February 23, 2022

How to teach articles - A, An, and The

 ‘A,’ ‘An,’ or ‘The’


Hello everyone!  Ever wonder about how to teach the articles a, an, and the?  You are not alone.  

Here we go - articles in a snap!

Below I have laid out some of the rules about using ‘a, an, and the’.  Quick and easy!


Articles in general

We use a/an when we don’t need to say which thing we are talking about. We use ‘the’ to talk about a specific thing.

Remember, in order to use ‘a’, ‘an’, and ‘the’ properly, you must know whether or not a noun is a Count or Non-Count Noun.

  • A count noun is the name of something that can be counted:

        one book, two books, three books.

  • A non-count noun is the name of something that cannot be counted:

       juice, stew, freedom, happiness.

Indefinite articles:

Use ‘a’ before words that start with a consonant sound and ‘an’ before words that start with a vowel sound.

When to use ‘a’ and ‘an’

  • with singular countable nouns: to refer to a person or a thing that you are mentioning for the first time
  • before singular nouns that are unspecified
  • before number collectives and some numbers a gallon, a million


Definite articles:

When to use ‘the’
  • to identify a specific person or object
  • to indicate a noun that is definite or has been previously specified
  • with names of geographical areas, rivers, mountain ranges
  • before superlatives and ordinal numbers
  • with decades
There are several exceptions, or more complicated situations for using ‘a’, ‘an’, and ‘the’ properly, the above information serves only as a beginning guideline but, can serve us well.

Happy Teaching,

Need an easy and engaging activity for your students to practice articles?  




February 2, 2022

Teaching Vocabulary with Semantic Gradients

Semantic Gradient?

Finding ways for our students to connect with vocabulary on a deeper level is one of the most important things we do as ESL teachers. After all, just being able to read a word doesn’t really help our students if they don’t know what the word means.

We want them to recognize the word and be able to apply the word. 

One of the things in the English language that makes this so challenging is that we have multiple synonyms for each word that we use. That is why strategies like Semantic Gradients are so important. 

Semantic Gradients are a map of sorts showing the progression between two opposite words.

For example, words like soggy and dry may go on each of our gradient line. Students would then order wet, soaked and damp in between to show a progression. But how do we know how to teach semantic gradients? 

What are the steps for this strategy?

Step One: Finding the Words 

The first step of how to teach semantic gradients is knowing how to choose the right words. You need to think of polar opposites. I go back to the example of soggy and dry. These words have very different meanings. These words are the anchors of your line. The rest of the words on the line should be synonyms to one of your anchor words. Depending on the size of your line and the level of your students you can choose anywhere from 3-5 synonyms for each of the anchor words.

Step Two: Give the Words Meaning 

This is an added step that I think is so important in an ESL classroom. Visuals are everything to our students as they progress in their understanding of vocabulary. When using a semantic gradient I like to provide a picture that they can associate with each word. So, in sticking with our example, I would show a person in completely dry clothes and a person who is soaked through, possibly from standing in the rain for too long without an umbrella. I like to talk through scenarios with my students about the words when possible as well so that they can make a real life connection.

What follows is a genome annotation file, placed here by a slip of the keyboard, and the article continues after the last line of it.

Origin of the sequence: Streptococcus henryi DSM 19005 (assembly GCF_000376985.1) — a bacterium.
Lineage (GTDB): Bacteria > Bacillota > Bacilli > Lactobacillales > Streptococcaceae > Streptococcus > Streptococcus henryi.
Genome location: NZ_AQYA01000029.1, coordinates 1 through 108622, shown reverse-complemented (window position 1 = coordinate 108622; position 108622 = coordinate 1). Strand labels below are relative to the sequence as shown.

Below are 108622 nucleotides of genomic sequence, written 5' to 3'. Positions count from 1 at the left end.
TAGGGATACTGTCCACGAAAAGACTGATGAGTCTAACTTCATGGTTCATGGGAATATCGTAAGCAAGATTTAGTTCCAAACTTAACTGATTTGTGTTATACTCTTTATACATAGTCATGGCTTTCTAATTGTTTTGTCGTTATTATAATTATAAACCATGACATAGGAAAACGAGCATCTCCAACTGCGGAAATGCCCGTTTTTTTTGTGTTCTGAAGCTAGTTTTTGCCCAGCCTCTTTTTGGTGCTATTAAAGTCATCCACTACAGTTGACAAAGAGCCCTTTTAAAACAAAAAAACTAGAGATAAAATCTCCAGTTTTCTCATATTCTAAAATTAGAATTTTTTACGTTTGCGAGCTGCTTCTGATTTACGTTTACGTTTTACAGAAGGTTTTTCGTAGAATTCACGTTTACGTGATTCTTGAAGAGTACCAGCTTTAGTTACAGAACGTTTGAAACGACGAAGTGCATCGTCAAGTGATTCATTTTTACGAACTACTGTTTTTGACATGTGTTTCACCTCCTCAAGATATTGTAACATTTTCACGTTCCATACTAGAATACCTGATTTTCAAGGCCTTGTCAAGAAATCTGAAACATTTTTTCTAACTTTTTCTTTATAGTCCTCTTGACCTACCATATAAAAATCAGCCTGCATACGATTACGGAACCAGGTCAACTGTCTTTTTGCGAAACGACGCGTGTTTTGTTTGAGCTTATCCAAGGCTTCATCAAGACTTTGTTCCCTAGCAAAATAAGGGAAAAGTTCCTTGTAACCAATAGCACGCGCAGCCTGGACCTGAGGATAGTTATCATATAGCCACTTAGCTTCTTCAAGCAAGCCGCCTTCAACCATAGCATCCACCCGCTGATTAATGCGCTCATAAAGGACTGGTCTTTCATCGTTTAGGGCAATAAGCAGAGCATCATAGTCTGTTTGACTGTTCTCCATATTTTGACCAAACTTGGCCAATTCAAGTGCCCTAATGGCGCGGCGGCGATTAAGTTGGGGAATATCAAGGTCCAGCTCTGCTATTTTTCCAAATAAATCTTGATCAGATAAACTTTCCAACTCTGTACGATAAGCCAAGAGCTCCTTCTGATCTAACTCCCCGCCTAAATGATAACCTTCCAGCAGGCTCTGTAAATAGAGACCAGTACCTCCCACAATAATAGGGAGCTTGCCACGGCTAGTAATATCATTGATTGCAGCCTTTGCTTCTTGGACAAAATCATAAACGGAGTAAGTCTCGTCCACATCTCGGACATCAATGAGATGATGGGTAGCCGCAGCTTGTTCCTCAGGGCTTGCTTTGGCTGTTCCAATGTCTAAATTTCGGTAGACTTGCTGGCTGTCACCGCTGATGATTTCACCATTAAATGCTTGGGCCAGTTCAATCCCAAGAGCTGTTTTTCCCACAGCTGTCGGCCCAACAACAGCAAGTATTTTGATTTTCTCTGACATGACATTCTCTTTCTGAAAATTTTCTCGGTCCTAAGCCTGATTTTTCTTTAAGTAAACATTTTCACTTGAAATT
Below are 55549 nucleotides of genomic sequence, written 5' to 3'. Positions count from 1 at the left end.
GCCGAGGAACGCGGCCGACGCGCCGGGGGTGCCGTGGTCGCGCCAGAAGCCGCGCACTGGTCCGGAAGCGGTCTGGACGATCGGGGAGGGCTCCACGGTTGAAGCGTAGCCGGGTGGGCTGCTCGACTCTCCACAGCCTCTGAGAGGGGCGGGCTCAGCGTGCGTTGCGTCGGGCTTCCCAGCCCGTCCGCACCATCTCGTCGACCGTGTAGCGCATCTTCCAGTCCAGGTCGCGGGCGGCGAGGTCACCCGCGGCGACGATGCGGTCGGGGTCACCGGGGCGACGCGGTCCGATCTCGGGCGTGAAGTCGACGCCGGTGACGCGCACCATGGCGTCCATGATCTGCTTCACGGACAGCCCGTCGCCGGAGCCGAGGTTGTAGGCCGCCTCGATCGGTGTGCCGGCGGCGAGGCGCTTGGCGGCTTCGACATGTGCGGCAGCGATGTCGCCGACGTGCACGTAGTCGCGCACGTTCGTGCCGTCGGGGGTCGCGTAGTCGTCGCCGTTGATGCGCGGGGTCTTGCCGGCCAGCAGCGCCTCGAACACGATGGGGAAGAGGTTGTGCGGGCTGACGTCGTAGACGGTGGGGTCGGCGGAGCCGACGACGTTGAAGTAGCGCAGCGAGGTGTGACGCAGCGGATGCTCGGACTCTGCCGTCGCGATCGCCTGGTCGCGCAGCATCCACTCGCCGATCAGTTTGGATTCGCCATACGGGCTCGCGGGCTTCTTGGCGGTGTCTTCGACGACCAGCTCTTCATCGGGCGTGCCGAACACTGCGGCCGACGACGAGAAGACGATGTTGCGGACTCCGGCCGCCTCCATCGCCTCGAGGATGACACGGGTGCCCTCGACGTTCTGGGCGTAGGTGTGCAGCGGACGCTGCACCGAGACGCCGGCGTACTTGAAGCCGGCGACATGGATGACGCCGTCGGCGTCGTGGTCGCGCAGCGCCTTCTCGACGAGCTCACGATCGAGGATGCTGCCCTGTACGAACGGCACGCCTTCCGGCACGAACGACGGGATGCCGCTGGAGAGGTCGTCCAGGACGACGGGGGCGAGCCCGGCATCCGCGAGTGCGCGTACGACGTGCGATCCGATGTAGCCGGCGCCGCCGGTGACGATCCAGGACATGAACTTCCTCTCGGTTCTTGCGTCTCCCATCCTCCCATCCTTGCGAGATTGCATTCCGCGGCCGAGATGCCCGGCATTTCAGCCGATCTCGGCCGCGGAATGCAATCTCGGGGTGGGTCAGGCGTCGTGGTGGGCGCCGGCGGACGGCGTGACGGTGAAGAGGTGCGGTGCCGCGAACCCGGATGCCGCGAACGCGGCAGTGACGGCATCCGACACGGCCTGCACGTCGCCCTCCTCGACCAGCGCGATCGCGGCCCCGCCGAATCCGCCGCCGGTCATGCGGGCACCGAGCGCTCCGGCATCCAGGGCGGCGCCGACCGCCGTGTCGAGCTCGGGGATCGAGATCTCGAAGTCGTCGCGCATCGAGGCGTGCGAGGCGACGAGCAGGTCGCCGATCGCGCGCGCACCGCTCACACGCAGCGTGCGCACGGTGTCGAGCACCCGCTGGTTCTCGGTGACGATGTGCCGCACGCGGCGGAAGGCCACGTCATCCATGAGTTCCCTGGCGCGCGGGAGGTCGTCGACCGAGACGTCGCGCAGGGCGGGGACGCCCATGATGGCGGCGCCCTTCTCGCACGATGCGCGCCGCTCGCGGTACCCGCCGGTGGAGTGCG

Step Three: Arrange the Words 

 In knowing how to teach semantic gradients, this is the easiest step. The students need to put the words in order between the two opposite anchor words. Once the line is complete there should be a progression from one end to the other. So in our example, the person would go from soaked to dry by becoming soaked, wet and then damp. There are so many different charts that you can use for organizing the words and making your own isn’t difficult. But I like to use this black line gradient chart in my room for simplicity. 

Step Four: Have Students Discuss 

Discussion is the only thing that truly lets us know if our students “get it”. So this step in teaching semantic gradients is the most important in my opinion. Once my students feel confident in their line, we take some time to discuss as a class why they chose the order they did. Sometimes changes happen and sometimes they stick with their original choices. 

To Sum It Up 

enhancing Vocabulary Semantic gradients are an incredibly effective visual tool for teaching our ESL students the various synonyms of common words. There are so many ways to say the same thing so being able to differentiate the levels of words enhances vocabulary which improves both reading comprehension and writing. 

Understanding how to teach semantic gradients is not a difficult task, this is a relatively simple strategy that is easy to implement. It has quickly become one of my favorites in my own classroom.

If you are ready to try using Semantic Gradients in your classroom you might be interested in our resource for TEACHING VOCABULARY WITH SEMANTIC GRADIENTS.

 
HAPPY TEACHING!
LORI
FUN TO TEACH

 

 

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